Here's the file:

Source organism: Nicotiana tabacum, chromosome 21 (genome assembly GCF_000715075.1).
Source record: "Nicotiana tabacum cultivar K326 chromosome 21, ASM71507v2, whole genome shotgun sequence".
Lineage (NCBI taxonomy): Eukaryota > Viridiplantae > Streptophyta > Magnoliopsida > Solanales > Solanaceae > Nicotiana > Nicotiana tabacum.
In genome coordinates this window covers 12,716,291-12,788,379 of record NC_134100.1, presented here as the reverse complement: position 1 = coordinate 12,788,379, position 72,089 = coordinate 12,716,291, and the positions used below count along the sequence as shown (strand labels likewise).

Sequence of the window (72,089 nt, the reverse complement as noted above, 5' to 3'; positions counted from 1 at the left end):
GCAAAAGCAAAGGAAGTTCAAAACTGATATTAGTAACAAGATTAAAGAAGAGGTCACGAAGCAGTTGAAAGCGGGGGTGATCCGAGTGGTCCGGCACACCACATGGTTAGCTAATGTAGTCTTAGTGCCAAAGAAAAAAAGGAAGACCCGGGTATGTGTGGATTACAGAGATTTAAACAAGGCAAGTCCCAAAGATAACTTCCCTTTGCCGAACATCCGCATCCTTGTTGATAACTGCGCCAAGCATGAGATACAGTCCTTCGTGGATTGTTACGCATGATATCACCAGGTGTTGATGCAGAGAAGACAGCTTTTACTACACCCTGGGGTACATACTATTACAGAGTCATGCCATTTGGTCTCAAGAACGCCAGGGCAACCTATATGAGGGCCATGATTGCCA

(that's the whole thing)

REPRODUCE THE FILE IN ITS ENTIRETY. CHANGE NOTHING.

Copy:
Source organism: Nicotiana tabacum, chromosome 21 (genome assembly GCF_000715075.1).
Source record: "Nicotiana tabacum cultivar K326 chromosome 21, ASM71507v2, whole genome shotgun sequence".
Lineage (NCBI taxonomy): Eukaryota > Viridiplantae > Streptophyta > Magnoliopsida > Solanales > Solanaceae > Nicotiana > Nicotiana tabacum.
In genome coordinates this window covers 12,716,291-12,788,379 of record NC_134100.1, presented here as the reverse complement: position 1 = coordinate 12,788,379, position 72,089 = coordinate 12,716,291, and the positions used below count along the sequence as shown (strand labels likewise).

Sequence of the window (72,089 nt, the reverse complement as noted above, 5' to 3'; positions counted from 1 at the left end):
GCAAAAGCAAAGGAAGTTCAAAACTGATATTAGTAACAAGATTAAAGAAGAGGTCACGAAGCAGTTGAAAGCGGGGGTGATCCGAGTGGTCCGGCACACCACATGGTTAGCTAATGTAGTCTTAGTGCCAAAGAAAAAAAGGAAGACCCGGGTATGTGTGGATTACAGAGATTTAAACAAGGCAAGTCCCAAAGATAACTTCCCTTTGCCGAACATCCGCATCCTTGTTGATAACTGCGCCAAGCATGAGATACAGTCCTTCGTGGATTGTTACGCATGATATCACCAGGTGTTGATGCAGAGAAGACAGCTTTTACTACACCCTGGGGTACATACTATTACAGAGTCATGCCATTTGGTCTCAAGAACGCCAGGGCAACCTATATGAGGGCCATGATTGCCA